Americans for Prosperity, a group backed by billionaire industrialist Charles Koch, is getting ready for a fight that if won could help enshrine its policy priorities for decades to come.
It has been asked by White House officials to join a coalition of political advocacy groups that will provide key public support and promote President Donald Trump’s Supreme Court nominee, who will replace longtime senior associate Justice Anthony Kennedy, two people with direct knowledge of the matter said.
Americans for Prosperity has already publicly committed to spending up to seven figures in support of a Supreme Court nominee, provided the choice is of the same mold as Justice Neil Gorsuch.
However, the coalition expects to receive regular briefings and updates by Trump’s administration as officials go through the nomination process, those same people say.
It’s unclear which other groups have been called upon to work with Trump’s team, but those that supported Gorsuch’s nomination in 2017 include The Judicial Crisis Network and the Federalist Society. The JCN already has initiated a seven-figure ad campaign on cable TV and digital platforms calling those Trump is considering to replace Kennedy “the best of the best.”
So far, AFP has reaffirmed to the White House that it will back any of the nominees that are on the list the administration publicized in November 2017, but conversations are likely to intensify as the administration comes closer to making its final decision, a person familiar with the plan says.
When asked about the coalition, a White House official said, "All supportive organizations and individuals are receiving the message from the White House that the president is going to choose a quality nominee with the right experience, intellect and temperament.”
The official stressed that there has been no effort to make direct requests of outside organizations yet.
A spokesman for AFP declined to comment.
The Koch network’s activism in the Supreme Court decision is just the latest in a string of issues on its hit list.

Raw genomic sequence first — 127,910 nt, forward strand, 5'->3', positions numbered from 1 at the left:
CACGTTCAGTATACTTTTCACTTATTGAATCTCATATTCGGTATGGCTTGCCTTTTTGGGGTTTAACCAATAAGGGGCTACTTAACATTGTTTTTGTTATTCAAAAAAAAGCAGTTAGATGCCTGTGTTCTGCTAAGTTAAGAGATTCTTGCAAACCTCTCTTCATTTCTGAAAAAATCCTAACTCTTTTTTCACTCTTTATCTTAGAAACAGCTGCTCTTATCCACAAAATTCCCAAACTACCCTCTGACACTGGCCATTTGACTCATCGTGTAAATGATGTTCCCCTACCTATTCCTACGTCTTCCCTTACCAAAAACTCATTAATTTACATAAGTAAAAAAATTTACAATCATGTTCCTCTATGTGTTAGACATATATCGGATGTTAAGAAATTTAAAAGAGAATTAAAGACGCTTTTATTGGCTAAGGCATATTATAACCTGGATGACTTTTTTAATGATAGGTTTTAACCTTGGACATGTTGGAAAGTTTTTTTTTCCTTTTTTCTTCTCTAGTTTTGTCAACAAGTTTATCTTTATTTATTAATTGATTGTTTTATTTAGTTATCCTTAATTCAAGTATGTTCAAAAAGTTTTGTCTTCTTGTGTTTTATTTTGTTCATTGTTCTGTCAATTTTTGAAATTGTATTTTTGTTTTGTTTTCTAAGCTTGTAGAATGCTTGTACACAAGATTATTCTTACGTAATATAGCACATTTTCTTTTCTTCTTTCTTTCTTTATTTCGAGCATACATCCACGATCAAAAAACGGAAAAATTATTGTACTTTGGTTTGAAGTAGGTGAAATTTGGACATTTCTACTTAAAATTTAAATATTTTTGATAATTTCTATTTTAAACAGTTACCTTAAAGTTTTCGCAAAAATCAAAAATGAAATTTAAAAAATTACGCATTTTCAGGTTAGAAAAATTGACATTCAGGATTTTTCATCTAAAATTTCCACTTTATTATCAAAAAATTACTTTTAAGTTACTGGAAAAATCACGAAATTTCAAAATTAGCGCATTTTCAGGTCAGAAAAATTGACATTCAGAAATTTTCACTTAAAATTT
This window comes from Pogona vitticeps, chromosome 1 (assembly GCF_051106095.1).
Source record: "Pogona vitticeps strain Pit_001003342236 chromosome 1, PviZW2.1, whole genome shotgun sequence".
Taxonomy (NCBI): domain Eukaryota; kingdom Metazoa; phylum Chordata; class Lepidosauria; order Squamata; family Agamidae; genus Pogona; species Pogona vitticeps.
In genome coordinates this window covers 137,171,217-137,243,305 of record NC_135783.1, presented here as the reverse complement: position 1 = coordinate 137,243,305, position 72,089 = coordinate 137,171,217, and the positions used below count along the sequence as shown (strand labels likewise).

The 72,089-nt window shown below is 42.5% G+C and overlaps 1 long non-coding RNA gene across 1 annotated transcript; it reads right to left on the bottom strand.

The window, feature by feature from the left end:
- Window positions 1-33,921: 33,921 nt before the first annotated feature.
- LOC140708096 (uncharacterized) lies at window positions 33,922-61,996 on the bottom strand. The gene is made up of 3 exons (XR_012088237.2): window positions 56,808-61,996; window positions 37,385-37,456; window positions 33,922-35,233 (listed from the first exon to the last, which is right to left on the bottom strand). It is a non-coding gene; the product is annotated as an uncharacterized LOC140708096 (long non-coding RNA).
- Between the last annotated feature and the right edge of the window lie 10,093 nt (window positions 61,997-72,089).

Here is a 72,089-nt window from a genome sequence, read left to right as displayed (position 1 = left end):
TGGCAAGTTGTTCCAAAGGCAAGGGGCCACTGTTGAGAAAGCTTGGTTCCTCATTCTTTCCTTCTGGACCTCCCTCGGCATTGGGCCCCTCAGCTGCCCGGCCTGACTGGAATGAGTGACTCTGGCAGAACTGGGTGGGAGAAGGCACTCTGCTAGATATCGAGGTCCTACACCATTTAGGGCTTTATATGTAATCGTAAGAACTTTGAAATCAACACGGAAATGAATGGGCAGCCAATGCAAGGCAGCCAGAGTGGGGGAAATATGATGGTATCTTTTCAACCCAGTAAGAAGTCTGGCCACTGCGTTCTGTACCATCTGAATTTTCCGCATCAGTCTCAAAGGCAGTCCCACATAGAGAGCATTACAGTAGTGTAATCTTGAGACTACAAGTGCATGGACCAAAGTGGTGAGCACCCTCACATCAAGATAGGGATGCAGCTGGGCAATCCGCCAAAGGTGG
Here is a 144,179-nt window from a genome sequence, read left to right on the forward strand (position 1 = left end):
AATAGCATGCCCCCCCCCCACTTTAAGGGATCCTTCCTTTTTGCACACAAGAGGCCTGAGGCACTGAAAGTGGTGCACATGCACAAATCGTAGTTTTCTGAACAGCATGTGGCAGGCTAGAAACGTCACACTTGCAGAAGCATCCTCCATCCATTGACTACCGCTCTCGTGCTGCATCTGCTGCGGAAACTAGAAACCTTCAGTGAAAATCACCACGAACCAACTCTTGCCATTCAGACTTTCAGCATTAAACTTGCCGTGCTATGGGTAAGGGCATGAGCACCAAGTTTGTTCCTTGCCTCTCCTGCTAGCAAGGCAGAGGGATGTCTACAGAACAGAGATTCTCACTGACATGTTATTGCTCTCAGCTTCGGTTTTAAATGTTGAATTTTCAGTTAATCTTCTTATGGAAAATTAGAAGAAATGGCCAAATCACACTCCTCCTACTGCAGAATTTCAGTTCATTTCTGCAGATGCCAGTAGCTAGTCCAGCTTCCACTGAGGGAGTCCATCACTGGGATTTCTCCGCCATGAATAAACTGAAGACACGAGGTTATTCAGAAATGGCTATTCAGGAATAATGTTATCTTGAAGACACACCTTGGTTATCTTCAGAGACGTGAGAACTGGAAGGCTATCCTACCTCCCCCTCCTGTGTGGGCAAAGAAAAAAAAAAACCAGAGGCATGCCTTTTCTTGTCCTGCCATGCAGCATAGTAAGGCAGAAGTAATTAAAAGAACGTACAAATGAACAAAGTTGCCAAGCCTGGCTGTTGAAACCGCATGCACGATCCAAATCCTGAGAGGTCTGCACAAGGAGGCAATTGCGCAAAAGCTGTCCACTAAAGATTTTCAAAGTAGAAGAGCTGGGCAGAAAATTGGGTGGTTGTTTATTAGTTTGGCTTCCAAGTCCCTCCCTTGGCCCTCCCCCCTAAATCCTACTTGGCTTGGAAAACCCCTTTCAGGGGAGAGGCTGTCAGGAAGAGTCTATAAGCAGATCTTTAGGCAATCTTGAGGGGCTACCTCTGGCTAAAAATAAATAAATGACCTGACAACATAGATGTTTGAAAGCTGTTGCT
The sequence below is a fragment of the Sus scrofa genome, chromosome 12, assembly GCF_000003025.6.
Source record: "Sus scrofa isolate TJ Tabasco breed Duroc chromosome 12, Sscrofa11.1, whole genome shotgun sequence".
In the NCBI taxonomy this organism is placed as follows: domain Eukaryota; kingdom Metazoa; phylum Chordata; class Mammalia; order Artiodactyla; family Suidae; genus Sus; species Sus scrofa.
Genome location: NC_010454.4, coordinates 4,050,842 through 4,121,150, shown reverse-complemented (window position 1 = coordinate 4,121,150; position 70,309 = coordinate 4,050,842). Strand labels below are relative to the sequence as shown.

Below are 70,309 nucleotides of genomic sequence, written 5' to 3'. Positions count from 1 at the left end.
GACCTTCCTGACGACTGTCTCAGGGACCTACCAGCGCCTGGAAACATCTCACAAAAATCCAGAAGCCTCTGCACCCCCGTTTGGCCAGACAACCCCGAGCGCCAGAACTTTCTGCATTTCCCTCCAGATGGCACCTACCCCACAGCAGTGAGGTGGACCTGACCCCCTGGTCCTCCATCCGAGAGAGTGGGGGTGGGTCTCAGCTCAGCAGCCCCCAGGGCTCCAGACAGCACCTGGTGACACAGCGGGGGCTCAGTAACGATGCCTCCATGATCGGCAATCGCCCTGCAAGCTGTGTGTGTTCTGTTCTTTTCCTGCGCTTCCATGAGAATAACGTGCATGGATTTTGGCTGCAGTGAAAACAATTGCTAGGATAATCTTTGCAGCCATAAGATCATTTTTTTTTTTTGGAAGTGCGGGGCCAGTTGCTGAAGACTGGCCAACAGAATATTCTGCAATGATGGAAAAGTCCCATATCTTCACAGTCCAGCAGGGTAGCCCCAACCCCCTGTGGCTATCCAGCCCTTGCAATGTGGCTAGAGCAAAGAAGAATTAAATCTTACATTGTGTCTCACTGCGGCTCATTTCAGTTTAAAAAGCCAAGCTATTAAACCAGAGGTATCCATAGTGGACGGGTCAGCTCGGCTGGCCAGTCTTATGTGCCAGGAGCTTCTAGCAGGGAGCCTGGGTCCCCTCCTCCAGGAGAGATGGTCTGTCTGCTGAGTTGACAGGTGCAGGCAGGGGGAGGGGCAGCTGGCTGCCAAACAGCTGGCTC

Prior to Kennedy’s sudden announcement to step down from the bench, AFP had been privately and publicly lobbying the Trump administration to stick to its original list for any potential Supreme Court nominees.
Its extensive work to push for Gorsuch to become part of the Supreme Court in 2017 included its grassroots organizations launching three waves of direct mail campaigns and a series of targeted digital ads in 12 key states in support of him.
Sarah Field, AFP’s vice president of judicial strategy, explained in an interview that their standards for Kennedy's replacement are the same as those for Gorsuch. She would not say who they believe is the best replacement for him beyond the 24 names on the widely distributed list.
“We’ve been consistent in looking at judicial philosophy. We want someone who respects the constitution and who is not going to legislate from the bench,” Field said. “Those were the same standards for the Gorsuch confirmation, and we have the same standards now. We are excited by the list and excited by those on the list.”
She declined to comment about participating in the Trump administration's coalition to back its nominee.
The network has also been involved with advocating for tax reform, repealing parts of the Dodd-Frank Act and cutting back on government spending, among other issues.
Outside groups like the Koch network never play a role in the administration’s choice, according to Leonard Leo, Trump’s judicial advisor, who recently took a leave of absence from the Federalist Society to help the White House with the confirmation process.
“This administration has already been through this process once with the nomination of Gorsuch. They are very familiar with a whole range of different candidates, and this is a process that is run internally by the White House counsel,” Leo said. "They don’t need any outside assistance on that and they wouldn’t ask for it," he added.
He also explained that last time the White House interviewed candidates, the brain trust included Trump’s advisors including former White House chief strategist Steve Bannon, who later resigned from his post.
“There was a committee of people including Vice President Mike Pence, then chief of staff Reince Priebus, White House Counsel Don McGahn and Steve Bannon. They did an interview of all the prospective candidates. They recommended three, and then they picked Gorsuch from that group,” Leo said.
Kennedy, who announced his retirement on Wednesday, was appointed by President Ronald Reagan. While conservative, he is considered a centrist and has been the swing vote on the Supreme Court.
With his July departure looming, conservatives now have the chance to install a jurist who will give them a solid five-vote majority on the high court.
That addition could lead to the repeal of abortion rights, expand protections for gun owners and result in stricter immigration policies.
The leading candidates to replace Kennedy all come from the same conservative cloth as Gorsuch.
The top contenders are reportedly Judge Amy Coney Barrett of Indiana of the U.S. 7th Circuit Court of Appeals, and Judge Brett Kavanaugh, a former law clerk for Kennedy who serves on the U.S. Court of Appeals for the D.C. Circuit.
Others under consideration include Judge Thomas Hardiman of Pennsylvania, who sits on the 3rd Circuit and was the runner-up last year for the opening left by the death of Justice Antonin Scalia that Gorsuch filled.